It's been eight days since Mitt Romney first floated his Chrysler/Jeep/China falsehood, which he then doubled and tripled down on, even as industry executives called him out for lying. Unfortunately for the Republican, the story isn't going away.
The New York Times editorialized today, "It's bad enough to be wrong on the policy. It takes an especially dishonest candidate to simply turn up the volume on a lie and keep repeating it." What's more, the Toledo Blade chastised Romney today for "conducting an exercise in deception about auto-industry issues that is remarkable even by the standards of his campaign."
And for its part, the Obama campaign unveiled this new ad this afternoon, noting that Romney's 11th-hour push is based on a fraudulent foundation.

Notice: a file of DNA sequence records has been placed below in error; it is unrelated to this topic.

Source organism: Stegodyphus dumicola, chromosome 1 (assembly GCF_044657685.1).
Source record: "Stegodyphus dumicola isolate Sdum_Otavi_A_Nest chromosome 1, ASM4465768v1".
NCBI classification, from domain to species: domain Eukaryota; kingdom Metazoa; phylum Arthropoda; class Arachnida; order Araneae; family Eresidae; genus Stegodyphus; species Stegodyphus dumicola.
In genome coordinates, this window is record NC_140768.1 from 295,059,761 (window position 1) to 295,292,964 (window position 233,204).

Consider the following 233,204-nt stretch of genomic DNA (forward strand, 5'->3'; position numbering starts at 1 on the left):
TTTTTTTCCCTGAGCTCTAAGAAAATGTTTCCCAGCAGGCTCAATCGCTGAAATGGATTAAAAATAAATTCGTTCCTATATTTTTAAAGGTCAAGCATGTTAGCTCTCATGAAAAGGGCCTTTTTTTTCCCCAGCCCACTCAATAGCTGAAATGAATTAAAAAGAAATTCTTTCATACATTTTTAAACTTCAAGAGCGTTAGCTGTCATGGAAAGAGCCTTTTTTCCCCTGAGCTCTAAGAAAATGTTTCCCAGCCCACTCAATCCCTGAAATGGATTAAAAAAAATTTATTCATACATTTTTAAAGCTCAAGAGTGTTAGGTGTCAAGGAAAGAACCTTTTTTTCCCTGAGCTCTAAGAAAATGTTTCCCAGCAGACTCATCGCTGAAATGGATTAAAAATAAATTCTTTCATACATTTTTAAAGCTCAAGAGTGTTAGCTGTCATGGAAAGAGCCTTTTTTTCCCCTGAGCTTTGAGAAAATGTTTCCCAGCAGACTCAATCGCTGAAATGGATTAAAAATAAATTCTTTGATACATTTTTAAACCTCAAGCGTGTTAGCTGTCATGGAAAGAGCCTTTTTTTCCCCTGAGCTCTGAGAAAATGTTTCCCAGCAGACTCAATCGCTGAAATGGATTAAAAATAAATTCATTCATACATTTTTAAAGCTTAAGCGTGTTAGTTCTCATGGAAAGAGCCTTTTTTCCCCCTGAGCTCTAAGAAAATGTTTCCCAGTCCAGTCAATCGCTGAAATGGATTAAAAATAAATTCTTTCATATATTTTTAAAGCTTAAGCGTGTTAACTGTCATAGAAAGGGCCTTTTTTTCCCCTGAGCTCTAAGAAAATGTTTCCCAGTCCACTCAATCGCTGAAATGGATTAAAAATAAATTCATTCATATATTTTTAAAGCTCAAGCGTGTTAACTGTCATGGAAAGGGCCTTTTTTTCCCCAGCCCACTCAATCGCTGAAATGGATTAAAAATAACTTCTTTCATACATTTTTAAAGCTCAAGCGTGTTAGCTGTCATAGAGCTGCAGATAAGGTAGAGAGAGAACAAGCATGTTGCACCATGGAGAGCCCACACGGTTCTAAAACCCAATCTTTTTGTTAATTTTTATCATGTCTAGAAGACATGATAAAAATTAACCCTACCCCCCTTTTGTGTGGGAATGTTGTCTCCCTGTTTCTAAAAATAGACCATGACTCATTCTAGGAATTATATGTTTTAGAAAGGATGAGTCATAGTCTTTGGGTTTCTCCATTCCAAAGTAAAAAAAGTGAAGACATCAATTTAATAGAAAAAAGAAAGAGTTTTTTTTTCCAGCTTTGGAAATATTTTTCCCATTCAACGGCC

There's a larger significance to spots like these. At the surface, Obama uses messages like these to stay on the offensive while keeping one his strongest issues -- the rescue of the American auto industry -- in the spotlight.
But I also continue to believe the Obama campaign is invested in making "trust" a closing theme of the election, and by getting caught lying so blatantly, Romney is making the president's job easier.